16 EE800, U of S16 DFP Number format 1-bit Sign (S) is defined as same as BFP format w+5-bit combination (G) to two subfield: –5-bit (G 0 …G 4 ) to encode: 2 MSBs of exponent; 1 MSD of significand; Not-a-Number (NaN); Inf; –W-bit(G 5 …G w+4 ) as a suffix 2 MSBs derived from G 0 …G 4, which consists of w+2-bit nonnegative biased exponent.

17 EE800, U of S17 DFP Exponent Exponent is “biased” to make sorting easier –Binary format (not decimal) –The actual exponent is e-101 for decimal32, e-398 for decimal64, e-6167 for decimal128 –Range of exponent is (emin−q+1) ≤ e ≤ (emax−q+1);

18 EE800, U of S18 DFP Number format (Con.) J×10-bit Trailing Significand (T) Field: –Densely packed decimal (DPD) encoding 3-digit decimal number encoded to 10-bit binary number DPD converted to binary coded decimal (BCD) –Binary integer decimal (BID) encoding decimal number encoded by binary integer –Non-normalized decimal significand (-1) 0 × × 10 2 (-1) 0 × × 10 1 –DFP number’s Cohort

19 EE800, U of S19 Parameters in DFP Format

20 EE800, U of S20 Example Summary: DFP representation (–1) sign ×(significand)×10 exponent-bias Convert -8.35×10 -2 to decimal64 –Sign bit: “1” negative, “0” positive (sign 1) –Exponent: =396 (8-bit “ ”) –Significand: 835  (50-bit DPD coding “0… D”) –Encoding of 5-bit MSBs ( G 0 …G 4 ) of Combinational field “01000” –Decimal-64 : “ …..00… ” “A D” (binary/hex)

21 EE800, U of S21 Not-a-Number: G 0 …G 4 “11111”; Infinite Number: G 0 …G 4 “11110”, sign of Inf according to the sign bit; Overflow: If DFP numbers with absolute values are larger than the largest DFP number (|v max |=(10 q - 1)×10 emax-q+1 ) then overflow occurs. Underflow: If DFP number are less than the smallest DFP number (|v min |=10 emin-q+1 ) then underflow occurs. If the absolute value of DFP number is less than 10 emin and larger than 10 emax-q+1, it produces subnormal. Normal number: The remaining exponent values and significands represent normal numbers. DFP special values

22 EE800, U of S22 Basic DFP arithmetic operations Two decimal-specific DFP operations –SameQuantum(DFP 1,DFP 2 ) –Quantize(DFP 1,DFP 2 ) DFP comparison operations –do not distinguish between redundant of the same number DFP conversion operations –DFP to BFP conversion (correctly rounded); –DFP to integer conversion Recommended DFP operations DFP Arithmetic Operations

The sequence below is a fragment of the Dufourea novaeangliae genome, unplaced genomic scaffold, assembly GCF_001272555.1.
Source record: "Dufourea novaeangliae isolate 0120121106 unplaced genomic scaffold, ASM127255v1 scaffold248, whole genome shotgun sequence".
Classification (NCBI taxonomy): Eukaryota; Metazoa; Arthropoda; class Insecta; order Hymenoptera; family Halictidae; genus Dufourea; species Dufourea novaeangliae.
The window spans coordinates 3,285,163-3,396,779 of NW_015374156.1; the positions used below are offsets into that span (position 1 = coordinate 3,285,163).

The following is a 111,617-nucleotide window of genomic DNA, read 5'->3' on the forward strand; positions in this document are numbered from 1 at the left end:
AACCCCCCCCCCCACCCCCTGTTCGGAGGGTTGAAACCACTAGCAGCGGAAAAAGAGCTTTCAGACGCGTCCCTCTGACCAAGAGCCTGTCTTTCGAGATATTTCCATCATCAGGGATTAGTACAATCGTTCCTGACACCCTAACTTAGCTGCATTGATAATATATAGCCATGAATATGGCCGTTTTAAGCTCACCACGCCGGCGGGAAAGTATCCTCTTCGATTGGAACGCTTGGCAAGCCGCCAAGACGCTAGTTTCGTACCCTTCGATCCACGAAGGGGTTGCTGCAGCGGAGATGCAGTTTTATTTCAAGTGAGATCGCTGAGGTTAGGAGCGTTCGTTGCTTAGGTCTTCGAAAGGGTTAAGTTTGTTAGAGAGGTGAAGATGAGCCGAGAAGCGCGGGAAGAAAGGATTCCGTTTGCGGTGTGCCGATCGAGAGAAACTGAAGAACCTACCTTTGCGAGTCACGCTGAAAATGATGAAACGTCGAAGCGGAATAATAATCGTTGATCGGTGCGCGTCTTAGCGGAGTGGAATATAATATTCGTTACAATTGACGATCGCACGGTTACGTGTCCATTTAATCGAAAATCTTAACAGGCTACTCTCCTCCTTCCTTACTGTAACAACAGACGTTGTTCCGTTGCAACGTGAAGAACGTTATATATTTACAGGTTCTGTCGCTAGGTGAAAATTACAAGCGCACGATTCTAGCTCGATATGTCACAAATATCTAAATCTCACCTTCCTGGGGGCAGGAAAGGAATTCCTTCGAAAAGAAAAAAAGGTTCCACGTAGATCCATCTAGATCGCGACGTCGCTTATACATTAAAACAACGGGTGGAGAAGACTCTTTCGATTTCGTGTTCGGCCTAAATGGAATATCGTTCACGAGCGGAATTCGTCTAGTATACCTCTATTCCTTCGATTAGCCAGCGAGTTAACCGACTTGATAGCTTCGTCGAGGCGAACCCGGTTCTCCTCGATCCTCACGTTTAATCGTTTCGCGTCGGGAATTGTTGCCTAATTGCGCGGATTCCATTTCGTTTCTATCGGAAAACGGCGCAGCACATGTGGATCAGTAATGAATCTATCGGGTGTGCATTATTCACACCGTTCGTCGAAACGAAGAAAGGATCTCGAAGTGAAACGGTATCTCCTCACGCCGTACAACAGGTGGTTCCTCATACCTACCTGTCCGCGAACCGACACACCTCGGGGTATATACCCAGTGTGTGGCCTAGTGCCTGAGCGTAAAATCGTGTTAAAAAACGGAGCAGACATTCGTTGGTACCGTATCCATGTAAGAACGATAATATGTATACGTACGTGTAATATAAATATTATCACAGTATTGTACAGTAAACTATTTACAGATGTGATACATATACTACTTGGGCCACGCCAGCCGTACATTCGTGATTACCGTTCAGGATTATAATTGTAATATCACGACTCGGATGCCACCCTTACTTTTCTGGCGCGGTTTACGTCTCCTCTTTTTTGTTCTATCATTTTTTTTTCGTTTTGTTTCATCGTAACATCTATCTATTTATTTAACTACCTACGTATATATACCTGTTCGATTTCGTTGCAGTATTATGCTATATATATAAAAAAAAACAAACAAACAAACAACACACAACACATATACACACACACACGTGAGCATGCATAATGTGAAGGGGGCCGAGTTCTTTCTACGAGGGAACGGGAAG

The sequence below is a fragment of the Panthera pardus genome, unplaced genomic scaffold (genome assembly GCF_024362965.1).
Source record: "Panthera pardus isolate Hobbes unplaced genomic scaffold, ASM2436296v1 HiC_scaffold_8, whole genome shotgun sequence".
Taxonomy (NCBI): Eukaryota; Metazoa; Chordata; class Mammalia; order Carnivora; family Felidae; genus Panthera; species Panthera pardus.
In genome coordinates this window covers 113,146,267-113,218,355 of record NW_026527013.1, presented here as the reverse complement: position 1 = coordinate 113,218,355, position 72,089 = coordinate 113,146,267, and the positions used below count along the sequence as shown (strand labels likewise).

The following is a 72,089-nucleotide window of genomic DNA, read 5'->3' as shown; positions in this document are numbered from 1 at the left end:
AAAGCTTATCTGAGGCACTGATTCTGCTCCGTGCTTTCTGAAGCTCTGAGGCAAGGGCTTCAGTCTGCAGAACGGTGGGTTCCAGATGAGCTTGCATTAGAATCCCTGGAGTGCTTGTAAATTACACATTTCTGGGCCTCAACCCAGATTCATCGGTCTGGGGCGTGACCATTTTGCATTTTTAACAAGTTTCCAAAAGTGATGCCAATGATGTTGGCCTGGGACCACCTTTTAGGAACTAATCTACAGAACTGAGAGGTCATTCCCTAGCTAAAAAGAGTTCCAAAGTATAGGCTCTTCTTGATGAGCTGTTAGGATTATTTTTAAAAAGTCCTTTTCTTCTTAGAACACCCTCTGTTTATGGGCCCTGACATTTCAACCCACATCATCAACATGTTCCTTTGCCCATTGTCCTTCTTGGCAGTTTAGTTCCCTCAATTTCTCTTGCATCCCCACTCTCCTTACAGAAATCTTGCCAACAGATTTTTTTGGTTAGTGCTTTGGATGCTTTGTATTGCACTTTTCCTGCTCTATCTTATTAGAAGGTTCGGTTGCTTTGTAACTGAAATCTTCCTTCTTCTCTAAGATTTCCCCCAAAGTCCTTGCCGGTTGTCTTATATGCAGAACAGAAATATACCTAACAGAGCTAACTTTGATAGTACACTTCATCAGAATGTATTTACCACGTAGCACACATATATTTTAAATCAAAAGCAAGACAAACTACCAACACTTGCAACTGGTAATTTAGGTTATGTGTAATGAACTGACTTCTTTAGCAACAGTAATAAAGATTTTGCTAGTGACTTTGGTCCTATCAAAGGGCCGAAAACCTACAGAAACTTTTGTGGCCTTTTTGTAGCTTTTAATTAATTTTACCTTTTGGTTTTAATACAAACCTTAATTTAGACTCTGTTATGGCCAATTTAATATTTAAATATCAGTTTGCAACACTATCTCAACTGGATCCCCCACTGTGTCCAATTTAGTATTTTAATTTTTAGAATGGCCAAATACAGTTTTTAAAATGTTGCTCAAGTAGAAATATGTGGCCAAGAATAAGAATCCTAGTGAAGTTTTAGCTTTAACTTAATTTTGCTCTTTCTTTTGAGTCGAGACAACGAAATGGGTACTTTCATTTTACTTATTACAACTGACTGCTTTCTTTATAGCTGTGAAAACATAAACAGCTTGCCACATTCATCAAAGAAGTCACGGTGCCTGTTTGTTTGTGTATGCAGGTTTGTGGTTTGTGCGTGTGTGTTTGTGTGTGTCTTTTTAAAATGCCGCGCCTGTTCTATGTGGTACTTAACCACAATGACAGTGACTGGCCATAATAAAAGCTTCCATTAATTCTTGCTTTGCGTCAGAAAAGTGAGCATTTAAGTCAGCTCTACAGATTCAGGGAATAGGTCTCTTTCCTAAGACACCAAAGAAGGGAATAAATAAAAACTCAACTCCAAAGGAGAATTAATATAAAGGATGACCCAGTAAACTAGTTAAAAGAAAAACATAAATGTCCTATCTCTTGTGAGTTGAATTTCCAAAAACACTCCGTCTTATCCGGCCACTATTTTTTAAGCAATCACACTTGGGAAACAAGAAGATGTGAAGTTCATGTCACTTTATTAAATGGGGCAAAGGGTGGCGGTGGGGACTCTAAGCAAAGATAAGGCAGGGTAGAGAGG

23 EE800, U of S23 Basic DFP arithmetic operations Two decimal-specific DFP operations –SameQuantum(DFP 1,DFP 2 ) –Quantize(DFP 1,DFP 2 ) DFP comparison operations –do not distinguish between redundant of the same number DFP conversion operations –DFP to BFP conversion (correctly rounded); –DFP to integer conversion Recommended DFP operations DFP Arithmetic Operations

24 EE800, U of S24 Non-normalized decimal significand DFP number’s Cohort Standard defines the preferred (required) exponent (quantum) –Exact operation results: the cohort member is selected based on the preferred exponent (quantum) for a DFP result of that operation –Inexact operation results: the cohort member of least possible exponent is used to get the maximum number of significant digits DFP Number’s Cohort

25 EE800, U of S25 Five types of active rounding modes –roundTiesToEven –roundTiesToAway –roundTiesToPositive –roundTiesToNegative –roundTowardZero Correct rounding and Faithful rounding IEEE require to satisfy the correct rounded results for all DFP arithmetic operations DFP operations should satisfy all rounding modes DFP Rounding Modes

26 EE800, U of S26 Invalid operation: Operand is NaN; 0×Inf; quare- root of negative operand; default result is NaN Division by zero: if the dividend is a finite non-zero number and the divisor is zero. The default result is a +inf or −inf. Overflow operation: if the magnitude of a result exceeds the largest finite number representable in the format of the operation. Underflow operation: if the magnitude of a result is below 10 emin. Inexact: the correctly rounded result of an operation differs from the infinite precision result. DFP Exception Handling

27 EE800, U of S27 DFP Addition/Subtraction

28 EE800, U of S28 DFP Add/Sub Data flow